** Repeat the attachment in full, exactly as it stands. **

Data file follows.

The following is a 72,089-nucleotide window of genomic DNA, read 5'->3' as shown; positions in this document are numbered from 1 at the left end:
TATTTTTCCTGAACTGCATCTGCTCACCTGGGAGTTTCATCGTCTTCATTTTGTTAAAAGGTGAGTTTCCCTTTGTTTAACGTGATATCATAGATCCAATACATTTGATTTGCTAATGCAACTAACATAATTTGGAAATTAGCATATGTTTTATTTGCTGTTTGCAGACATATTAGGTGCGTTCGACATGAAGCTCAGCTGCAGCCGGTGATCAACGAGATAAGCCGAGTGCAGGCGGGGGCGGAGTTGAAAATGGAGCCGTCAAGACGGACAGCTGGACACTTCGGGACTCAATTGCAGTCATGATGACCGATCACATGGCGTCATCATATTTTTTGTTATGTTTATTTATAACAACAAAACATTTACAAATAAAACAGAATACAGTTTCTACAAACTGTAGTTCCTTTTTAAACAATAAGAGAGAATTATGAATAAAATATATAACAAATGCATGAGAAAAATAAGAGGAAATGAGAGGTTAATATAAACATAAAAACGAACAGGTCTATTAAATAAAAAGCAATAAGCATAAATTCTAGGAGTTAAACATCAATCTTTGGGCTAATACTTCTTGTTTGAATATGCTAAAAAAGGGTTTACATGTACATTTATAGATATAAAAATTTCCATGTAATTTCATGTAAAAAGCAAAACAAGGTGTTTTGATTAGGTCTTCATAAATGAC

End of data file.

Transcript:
The following is a 72,089-nucleotide window of genomic DNA, read 5'->3' as shown; positions in this document are numbered from 1 at the left end:
TATTTTTCCTGAACTGCATCTGCTCACCTGGGAGTTTCATCGTCTTCATTTTGTTAAAAGGTGAGTTTCCCTTTGTTTAACGTGATATCATAGATCCAATACATTTGATTTGCTAATGCAACTAACATAATTTGGAAATTAGCATATGTTTTATTTGCTGTTTGCAGACATATTAGGTGCGTTCGACATGAAGCTCAGCTGCAGCCGGTGATCAACGAGATAAGCCGAGTGCAGGCGGGGGCGGAGTTGAAAATGGAGCCGTCAAGACGGACAGCTGGACACTTCGGGACTCAATTGCAGTCATGATGACCGATCACATGGCGTCATCATATTTTTTGTTATGTTTATTTATAACAACAAAACATTTACAAATAAAACAGAATACAGTTTCTACAAACTGTAGTTCCTTTTTAAACAATAAGAGAGAATTATGAATAAAATATATAACAAATGCATGAGAAAAATAAGAGGAAATGAGAGGTTAATATAAACATAAAAACGAACAGGTCTATTAAATAAAAAGCAATAAGCATAAATTCTAGGAGTTAAACATCAATCTTTGGGCTAATACTTCTTGTTTGAATATGCTAAAAAAGGGTTTACATGTACATTTATAGATATAAAAATTTCCATGTAATTTCATGTAAAAAGCAAAACAAGGTGTTTTGATTAGGTCTTCATAAATGAC